Thirteen percent of writers in the media. Seven percent of directors. Even though they make up about 50 percent of the world’s population, women hold fewer roles than men in the filmmaking industry. According to their website, Camp Reel Stories strives to narrow this gender gap by offering a summer program that teaches young women about filmmaking. PHS girls have taken advantage of this opportunity by participating in the camps and joining the student board.
The non-profit, all volunteer run organization holds two, five day “boot camps” or beginner camps, and one week of advanced camp every summer at Oakland School for the Arts. Aged 13 to 19-year-old girls learn to write, shoot, edit, and broadcast short documentary or narrative films. At the end of each session, a film festival broadcasts their creations, said PMS Film and Animation teacher Anne Smith. Smith is also on the the Camp Reel Stories Board of Directors and is a summer film producer.
“In about two days, in terms of the filming and the editing, the films they make are just outstanding,” Smith said. “They are so varied, diverse, and reflective of what each of the girls are thinking about.”
Camp Reel Stories was started by former Pixar employee Esther Pearl in 2013. Smith said that Pearl was very aware of the underrepresentation of females in the film industry, and wanted to create an organization that would empower young women to explore film and media.
“Our mission is that if females are represented behind the scenes in films, they will be more accurately represented on the screen,” Smith said.
By having at least 50 percent of the girls in the camp on scholarship, Smith said that it helps their mission of encouraging diversity in the film industry.
“When girls look at television programs or movies, they do not really see themselves being represented,” Smith said. “So Camp Reel Stories wants to support that diversity and give everyone a voice.”
Smith said that over 20 girls from PHS have attended Camp Reel Stories because she informs them about it.
“We have been fortunate to have a lot of Piedmont girls,” Smith said. “Because I teach film at PMS, and there is no film program at the high school, I have presented this as a possibility for students to do in the summer time.”
Due to their desire to become more involved in the program, juniors Clarissa Lam and Jane Simonetti, and freshman Aya Troyer joined the Camp Reel Stories student board, Simonetti said.
“I thought this camp was a lot of fun and I didn’t only want to go back in the summer,” Troyer said. “I thought that if I was a part of the board, then I could be participating in it the whole year.”
Simonetti said that Pearl finds different opportunities for the student board members to participate in throughout the year.
“As a board member, we have meetings once a month and we discuss different ways we can get Camp Reel Stories out to the general public, and how we can advertise it,” Simonetti said. “We hold a fundraiser in October, and I am going to be there helping with that.”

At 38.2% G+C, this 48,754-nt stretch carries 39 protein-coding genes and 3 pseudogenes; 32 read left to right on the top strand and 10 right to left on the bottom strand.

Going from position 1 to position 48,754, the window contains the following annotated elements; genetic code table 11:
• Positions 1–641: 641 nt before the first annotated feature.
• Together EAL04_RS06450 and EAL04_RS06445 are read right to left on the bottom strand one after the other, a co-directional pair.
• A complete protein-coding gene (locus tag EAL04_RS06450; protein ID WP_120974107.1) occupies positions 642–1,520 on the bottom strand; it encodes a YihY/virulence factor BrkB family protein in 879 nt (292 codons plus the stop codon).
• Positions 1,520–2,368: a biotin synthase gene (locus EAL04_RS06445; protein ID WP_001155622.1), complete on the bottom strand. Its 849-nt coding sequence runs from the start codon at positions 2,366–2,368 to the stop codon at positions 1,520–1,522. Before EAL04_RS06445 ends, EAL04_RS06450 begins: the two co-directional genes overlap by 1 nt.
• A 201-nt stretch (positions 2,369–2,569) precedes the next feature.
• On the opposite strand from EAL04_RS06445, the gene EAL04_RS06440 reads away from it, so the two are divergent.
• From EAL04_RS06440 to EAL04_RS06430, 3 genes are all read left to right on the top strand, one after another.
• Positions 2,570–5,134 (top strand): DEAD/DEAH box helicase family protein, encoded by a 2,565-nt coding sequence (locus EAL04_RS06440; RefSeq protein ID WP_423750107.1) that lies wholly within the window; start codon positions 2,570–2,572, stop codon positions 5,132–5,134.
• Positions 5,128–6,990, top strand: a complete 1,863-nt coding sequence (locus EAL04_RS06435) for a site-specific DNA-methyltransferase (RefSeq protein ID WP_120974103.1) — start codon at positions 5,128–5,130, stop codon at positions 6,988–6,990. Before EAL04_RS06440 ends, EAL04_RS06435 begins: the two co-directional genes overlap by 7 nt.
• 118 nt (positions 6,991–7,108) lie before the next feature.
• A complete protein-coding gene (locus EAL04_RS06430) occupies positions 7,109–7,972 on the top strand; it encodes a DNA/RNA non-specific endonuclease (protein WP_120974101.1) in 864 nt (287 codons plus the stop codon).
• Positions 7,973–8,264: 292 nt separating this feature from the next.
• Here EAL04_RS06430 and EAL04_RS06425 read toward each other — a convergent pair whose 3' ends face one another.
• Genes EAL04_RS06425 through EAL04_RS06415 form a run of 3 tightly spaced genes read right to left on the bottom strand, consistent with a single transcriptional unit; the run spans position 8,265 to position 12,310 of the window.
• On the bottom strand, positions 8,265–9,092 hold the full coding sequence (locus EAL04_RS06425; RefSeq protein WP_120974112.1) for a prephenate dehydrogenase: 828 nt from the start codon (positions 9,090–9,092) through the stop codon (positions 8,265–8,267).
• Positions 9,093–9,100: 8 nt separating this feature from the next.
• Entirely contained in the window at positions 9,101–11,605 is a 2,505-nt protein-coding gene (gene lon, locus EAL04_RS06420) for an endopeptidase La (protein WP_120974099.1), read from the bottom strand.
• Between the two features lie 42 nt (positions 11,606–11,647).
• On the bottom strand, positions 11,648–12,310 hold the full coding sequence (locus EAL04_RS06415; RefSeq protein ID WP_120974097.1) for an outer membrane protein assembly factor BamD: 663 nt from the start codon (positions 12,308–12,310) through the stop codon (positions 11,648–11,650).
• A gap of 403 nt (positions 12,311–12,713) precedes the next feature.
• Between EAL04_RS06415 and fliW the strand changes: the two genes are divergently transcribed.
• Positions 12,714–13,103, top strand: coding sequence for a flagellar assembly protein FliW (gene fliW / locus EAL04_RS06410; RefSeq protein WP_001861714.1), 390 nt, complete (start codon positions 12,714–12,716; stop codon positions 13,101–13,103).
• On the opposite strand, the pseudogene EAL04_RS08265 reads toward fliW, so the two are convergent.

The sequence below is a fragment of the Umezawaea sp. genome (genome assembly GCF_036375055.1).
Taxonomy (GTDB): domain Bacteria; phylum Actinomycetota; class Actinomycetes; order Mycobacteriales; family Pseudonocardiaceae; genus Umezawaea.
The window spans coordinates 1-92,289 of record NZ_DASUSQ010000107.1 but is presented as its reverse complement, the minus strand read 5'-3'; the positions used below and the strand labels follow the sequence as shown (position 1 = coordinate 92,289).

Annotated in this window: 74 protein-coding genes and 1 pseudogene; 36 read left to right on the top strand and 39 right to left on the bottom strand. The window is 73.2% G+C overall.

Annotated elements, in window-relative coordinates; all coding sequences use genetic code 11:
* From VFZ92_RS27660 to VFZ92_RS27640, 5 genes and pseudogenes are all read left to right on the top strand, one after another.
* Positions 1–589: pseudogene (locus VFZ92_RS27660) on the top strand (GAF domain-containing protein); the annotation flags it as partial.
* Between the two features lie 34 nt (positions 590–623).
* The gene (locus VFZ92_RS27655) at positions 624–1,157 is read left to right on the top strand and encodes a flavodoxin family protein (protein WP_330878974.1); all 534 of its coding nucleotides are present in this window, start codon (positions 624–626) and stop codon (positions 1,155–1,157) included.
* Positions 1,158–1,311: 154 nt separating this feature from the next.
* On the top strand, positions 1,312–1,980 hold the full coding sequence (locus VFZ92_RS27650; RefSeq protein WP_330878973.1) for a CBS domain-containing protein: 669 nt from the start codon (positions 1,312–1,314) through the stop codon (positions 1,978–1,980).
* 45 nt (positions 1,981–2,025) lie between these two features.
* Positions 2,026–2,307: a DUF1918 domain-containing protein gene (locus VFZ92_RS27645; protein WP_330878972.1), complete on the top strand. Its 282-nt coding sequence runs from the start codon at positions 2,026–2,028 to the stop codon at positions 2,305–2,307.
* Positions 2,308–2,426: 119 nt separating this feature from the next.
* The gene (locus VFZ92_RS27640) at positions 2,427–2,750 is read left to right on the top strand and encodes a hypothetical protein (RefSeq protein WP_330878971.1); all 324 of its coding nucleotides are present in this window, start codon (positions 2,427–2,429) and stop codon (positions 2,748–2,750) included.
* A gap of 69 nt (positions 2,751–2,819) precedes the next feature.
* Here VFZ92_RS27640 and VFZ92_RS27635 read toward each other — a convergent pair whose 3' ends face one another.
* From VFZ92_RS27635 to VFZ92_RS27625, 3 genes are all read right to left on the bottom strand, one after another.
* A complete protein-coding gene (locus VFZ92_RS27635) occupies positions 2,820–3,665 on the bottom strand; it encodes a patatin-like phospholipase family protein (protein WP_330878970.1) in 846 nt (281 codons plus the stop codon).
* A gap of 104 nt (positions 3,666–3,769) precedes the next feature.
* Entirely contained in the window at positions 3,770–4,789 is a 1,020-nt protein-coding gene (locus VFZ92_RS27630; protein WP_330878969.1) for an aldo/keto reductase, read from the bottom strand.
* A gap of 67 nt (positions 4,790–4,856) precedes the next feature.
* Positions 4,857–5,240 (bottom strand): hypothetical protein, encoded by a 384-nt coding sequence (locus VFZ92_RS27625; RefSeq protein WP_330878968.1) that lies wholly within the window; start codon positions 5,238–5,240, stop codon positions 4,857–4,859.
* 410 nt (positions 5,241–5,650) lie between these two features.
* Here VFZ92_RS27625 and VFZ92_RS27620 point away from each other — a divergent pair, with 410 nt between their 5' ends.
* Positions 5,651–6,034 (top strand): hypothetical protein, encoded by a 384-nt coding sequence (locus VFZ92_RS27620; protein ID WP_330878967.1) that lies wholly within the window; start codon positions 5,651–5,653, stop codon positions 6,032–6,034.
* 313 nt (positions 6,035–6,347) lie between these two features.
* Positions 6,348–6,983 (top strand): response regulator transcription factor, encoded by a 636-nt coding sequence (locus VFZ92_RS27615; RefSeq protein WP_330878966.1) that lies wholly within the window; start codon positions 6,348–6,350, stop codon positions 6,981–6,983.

Other women in the film industry collaborate with the seven high schoolers on the student board. The 30 total board members decide how to use their funding, what they need and how they should alter the camp, Simonetti said.
“[Lam] and [Simonetti] have been really great, and have been quite the spokespeople since being on the student board last year, and continuing this year,” Smith said.
To join the student board, Troyer said that girls should attend the camp a few times and possibly become an advanced camper. An email with a form is sent to all campers asking whether they want to join the board, and if so, why.
Because she has attended camp three times, Simonetti said that she has learned a lot about film.
“I learned how to work the certain cameras, how to use audio equipment, and how to direct and write a film,” Simonetti said.
Simonetti and other Camp Reel Stories attendees have been able to attend and get their films nominated in film festivals such as New York and Portland, Oregon.
“Going to the festivals and seeing your film on the big screen next to a bunch of other filmmakers is super rewarding,” Simonetti said.
Freshman Claire Lichty, who attended a one week session over the summer, said that she gained appreciation for filmmaking because she experienced its difficulty.
“I think the biggest thing is you don’t realize how hard something is until you try it,” Lichty said. “I always took movies for granted, and now I realize that there is so much work that goes into them. And it is like that with everything.”
Simonetti said that she not only learned how to create films, but also gained more applicable skills to everyday life.
“I’ve learned so much about how to ask for a job,” Simonetti said. “I learned more social skills, with documentaries, since you have to reach out to ask people to interview and set up a time. It has made me more comfortable talking with people I might not necessarily know.”
Even if the girls who attend the camp do not go into filmmaking as a career, they still gained a greater understanding and appreciation for film creation through their experience, Smith said.
“I think it is really important for them to have the opportunity to tell their stories from a point of view from a female, and become aware of media and the statistics that exist in terms of who is producing the media,” Smith said.